|Name:||Carroll Christopher Chambliss||Position:||First Base|
|Accolades:||1971 Rookie of the Year||DOB:||12/26/1948|
|Best Season (1973)||155||572||70||156||30||2||11||53||58||4||8||.342||.390||.273||.732|
The Indians have had their fare share of home grown super stars, but somehow, only four of them have ever won a Rookie of the Year award and the second one to do so was Chris Chambliss. Like two of the other three Indians winners (Herb Score and Joe Charboneau), Chambliss then went on to disappoint for the rest of his short time with the Tribe. Chambliss was taken out of UCLA with the first overall pick of the 1970 January draft by the Indians and made his debut the following season, at the end of May in 1971. He immediately was thrust into the starters role at the age of 22, supplanting Ken Harrelson who was struggling in the final season of his career.
Chambliss caught on quickly, batting .305 over the rest of the first half with 11 doubles and 28 RBI. In the end, he was one of the Indians top four hitters (along with Ray Fosse, Graig Nettles and Roy Foster) as he ended with a .749 OPS in his rookie campaign. Chambliss garnered 11 of the 24 votes for the AL Rookie of the Year despite fantastic seasons by Milwaukee's Bill Parsons and the Royals Paul Splittorff. It certainly looked as if this was just the start of something great for the Indians first baseman.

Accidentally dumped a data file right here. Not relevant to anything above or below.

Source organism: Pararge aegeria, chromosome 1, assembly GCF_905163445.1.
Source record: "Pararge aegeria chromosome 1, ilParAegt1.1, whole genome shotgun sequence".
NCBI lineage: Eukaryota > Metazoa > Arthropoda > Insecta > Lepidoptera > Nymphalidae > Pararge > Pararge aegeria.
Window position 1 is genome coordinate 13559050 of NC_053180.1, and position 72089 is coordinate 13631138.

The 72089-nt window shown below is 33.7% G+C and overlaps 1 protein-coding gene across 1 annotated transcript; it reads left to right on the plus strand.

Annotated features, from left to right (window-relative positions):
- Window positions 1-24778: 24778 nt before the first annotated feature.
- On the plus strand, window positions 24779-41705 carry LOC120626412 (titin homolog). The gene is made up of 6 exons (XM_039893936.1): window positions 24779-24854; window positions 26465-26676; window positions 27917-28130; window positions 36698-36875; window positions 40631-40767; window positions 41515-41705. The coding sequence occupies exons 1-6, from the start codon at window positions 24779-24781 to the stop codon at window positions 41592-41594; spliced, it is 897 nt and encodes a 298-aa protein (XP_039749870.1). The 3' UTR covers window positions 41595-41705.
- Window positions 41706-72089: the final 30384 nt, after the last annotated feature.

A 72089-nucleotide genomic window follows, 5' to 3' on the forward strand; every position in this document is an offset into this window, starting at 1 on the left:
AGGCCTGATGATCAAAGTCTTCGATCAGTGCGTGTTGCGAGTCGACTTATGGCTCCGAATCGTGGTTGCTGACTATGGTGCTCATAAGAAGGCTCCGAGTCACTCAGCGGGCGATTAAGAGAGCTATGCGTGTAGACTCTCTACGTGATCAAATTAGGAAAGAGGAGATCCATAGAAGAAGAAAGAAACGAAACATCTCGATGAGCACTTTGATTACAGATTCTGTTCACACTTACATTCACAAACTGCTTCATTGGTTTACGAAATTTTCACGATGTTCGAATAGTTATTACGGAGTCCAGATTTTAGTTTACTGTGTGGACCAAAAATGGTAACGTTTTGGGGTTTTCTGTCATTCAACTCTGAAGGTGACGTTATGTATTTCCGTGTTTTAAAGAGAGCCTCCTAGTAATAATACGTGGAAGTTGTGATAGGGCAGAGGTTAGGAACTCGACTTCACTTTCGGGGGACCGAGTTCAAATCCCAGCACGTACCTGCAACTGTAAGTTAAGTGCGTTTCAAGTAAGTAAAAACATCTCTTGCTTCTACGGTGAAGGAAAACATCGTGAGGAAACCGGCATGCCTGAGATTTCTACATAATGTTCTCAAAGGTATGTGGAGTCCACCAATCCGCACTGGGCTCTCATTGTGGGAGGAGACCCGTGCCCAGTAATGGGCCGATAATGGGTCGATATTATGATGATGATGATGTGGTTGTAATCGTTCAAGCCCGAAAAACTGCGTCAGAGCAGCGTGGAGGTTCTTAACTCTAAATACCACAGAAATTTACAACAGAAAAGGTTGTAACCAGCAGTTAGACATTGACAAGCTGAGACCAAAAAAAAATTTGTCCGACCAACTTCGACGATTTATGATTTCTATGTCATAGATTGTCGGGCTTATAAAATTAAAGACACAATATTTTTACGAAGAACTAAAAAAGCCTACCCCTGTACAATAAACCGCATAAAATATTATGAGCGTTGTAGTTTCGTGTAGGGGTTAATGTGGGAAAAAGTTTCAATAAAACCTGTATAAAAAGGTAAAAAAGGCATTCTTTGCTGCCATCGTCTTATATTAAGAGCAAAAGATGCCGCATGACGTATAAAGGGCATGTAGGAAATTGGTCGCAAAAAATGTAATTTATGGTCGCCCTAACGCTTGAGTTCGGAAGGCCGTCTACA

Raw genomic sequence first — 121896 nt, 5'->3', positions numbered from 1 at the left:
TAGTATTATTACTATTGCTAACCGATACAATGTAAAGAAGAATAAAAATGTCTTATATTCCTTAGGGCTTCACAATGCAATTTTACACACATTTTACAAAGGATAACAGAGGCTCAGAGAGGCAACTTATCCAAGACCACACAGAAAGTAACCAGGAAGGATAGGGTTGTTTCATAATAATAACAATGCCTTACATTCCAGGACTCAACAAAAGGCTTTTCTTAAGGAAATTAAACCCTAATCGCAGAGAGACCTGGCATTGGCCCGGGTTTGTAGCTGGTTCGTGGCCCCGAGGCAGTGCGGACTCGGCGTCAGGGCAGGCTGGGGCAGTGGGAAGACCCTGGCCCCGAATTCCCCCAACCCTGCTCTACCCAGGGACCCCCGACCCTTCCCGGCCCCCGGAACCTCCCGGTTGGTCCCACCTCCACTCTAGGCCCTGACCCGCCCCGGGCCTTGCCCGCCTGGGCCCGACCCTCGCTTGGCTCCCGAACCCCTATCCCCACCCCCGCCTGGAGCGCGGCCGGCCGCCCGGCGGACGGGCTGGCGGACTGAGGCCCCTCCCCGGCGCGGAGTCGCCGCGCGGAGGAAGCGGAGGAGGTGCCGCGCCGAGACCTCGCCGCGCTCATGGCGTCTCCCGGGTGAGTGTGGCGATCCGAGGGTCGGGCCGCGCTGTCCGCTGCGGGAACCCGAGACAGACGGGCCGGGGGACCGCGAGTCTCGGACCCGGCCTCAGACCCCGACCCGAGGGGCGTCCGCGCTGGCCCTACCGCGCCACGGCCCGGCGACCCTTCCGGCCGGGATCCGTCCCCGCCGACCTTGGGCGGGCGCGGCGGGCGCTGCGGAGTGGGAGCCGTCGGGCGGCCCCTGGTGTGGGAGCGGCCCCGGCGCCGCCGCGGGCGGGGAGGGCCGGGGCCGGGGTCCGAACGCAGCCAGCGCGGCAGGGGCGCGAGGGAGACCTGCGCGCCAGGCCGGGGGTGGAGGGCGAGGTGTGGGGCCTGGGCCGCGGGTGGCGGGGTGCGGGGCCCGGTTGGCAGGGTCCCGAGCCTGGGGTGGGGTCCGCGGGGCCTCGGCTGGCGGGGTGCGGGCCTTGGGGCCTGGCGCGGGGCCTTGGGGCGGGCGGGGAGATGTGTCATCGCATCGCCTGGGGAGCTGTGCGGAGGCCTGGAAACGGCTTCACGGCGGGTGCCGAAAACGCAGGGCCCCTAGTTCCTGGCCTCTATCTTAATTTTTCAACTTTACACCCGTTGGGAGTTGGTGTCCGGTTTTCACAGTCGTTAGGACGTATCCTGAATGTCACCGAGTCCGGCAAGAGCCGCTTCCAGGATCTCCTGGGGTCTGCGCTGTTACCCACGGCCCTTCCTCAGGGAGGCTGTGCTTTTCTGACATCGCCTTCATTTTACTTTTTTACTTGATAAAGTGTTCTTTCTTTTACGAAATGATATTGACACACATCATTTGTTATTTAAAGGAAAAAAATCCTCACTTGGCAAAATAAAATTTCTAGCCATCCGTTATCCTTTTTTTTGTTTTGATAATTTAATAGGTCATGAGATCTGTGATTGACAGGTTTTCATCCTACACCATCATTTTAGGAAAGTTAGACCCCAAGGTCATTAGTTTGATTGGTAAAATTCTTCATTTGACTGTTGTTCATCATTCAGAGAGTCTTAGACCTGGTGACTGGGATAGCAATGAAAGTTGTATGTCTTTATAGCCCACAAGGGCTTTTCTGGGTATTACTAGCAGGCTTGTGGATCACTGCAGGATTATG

In the following two seasons, Chambliss was unable to match his initial seasons' rate stats and put up similar numbers in RBI, home runs and doubles despite increases in at bats every year. The Indians had already seen enough to give up on him, a policy that helped lead to another 20 years of futility. He would end up playing 17 total seasons and knocking in almost 1,000 career runs, but it wouldn't be with the Indians. Mid-season in 1974, Chambliss was traded along with Dick Tidrow to the Yankees for Fred Beene, Tom Buskey, Steve Kline and Fritz Peterson. None of those players ever had the production for the Indians that Chambliss would have for the Yankees. In New York, he hit 79 home runs and batted .284 while winning two World Series and playing in a third. After that, he moved on to Atlanta where he hit another 80 long balls seven seasons to end his career. He did attempt a short comeback in 1988 with the Yankees again, but only received one at bat and struck out.
While he is no Hall of Famer, Chambliss was a superb defensive first baseman, winning the Gold Glove in 1978 and received MVP votes in three different years. He only went to one All-Star game, but two World Series trophies and a Rookie of the Year should be enough to provide a fulfilling career to any person who made his career playing baseball. After his playing career, Chambliss became a hitting coach for the Cardinals (1993-1995) first, then the Yankees where he won another four World Series from 1996 through 2000. He coached for the Mets and Reds as well, before attempting to become a manager. After a stint with the AAA Charlotte Knights as manager, he was made hitting coach again, this time under Eric Wedge in Seattle from 2011 until he retired after 2012.